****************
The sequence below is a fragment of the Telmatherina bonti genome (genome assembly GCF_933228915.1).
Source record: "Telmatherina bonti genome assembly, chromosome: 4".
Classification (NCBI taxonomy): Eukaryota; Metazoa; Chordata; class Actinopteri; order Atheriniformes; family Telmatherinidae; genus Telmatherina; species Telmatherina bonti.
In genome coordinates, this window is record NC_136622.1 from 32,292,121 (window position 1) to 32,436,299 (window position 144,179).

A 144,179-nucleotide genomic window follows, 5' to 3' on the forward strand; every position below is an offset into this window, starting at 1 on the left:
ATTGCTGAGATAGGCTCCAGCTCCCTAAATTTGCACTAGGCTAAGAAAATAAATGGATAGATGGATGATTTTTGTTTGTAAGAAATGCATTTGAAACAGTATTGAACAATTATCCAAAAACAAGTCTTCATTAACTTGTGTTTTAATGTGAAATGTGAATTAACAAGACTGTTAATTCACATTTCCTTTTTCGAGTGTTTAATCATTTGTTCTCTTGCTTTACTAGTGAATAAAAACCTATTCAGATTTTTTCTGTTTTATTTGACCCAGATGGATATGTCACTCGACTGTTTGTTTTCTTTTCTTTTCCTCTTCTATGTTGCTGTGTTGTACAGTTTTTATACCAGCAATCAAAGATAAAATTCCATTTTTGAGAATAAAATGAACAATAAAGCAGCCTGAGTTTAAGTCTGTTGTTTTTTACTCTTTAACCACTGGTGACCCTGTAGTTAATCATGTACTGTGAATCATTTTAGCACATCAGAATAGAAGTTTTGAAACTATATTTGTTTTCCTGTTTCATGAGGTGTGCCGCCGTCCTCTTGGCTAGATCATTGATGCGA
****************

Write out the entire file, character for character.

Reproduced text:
The sequence below is a fragment of the Telmatherina bonti genome (genome assembly GCF_933228915.1).
Source record: "Telmatherina bonti genome assembly, chromosome: 4".
Classification (NCBI taxonomy): Eukaryota; Metazoa; Chordata; class Actinopteri; order Atheriniformes; family Telmatherinidae; genus Telmatherina; species Telmatherina bonti.
In genome coordinates, this window is record NC_136622.1 from 32,292,121 (window position 1) to 32,436,299 (window position 144,179).

A 144,179-nucleotide genomic window follows, 5' to 3' on the forward strand; every position below is an offset into this window, starting at 1 on the left:
ATTGCTGAGATAGGCTCCAGCTCCCTAAATTTGCACTAGGCTAAGAAAATAAATGGATAGATGGATGATTTTTGTTTGTAAGAAATGCATTTGAAACAGTATTGAACAATTATCCAAAAACAAGTCTTCATTAACTTGTGTTTTAATGTGAAATGTGAATTAACAAGACTGTTAATTCACATTTCCTTTTTCGAGTGTTTAATCATTTGTTCTCTTGCTTTACTAGTGAATAAAAACCTATTCAGATTTTTTCTGTTTTATTTGACCCAGATGGATATGTCACTCGACTGTTTGTTTTCTTTTCTTTTCCTCTTCTATGTTGCTGTGTTGTACAGTTTTTATACCAGCAATCAAAGATAAAATTCCATTTTTGAGAATAAAATGAACAATAAAGCAGCCTGAGTTTAAGTCTGTTGTTTTTTACTCTTTAACCACTGGTGACCCTGTAGTTAATCATGTACTGTGAATCATTTTAGCACATCAGAATAGAAGTTTTGAAACTATATTTGTTTTCCTGTTTCATGAGGTGTGCCGCCGTCCTCTTGGCTAGATCATTGATGCGA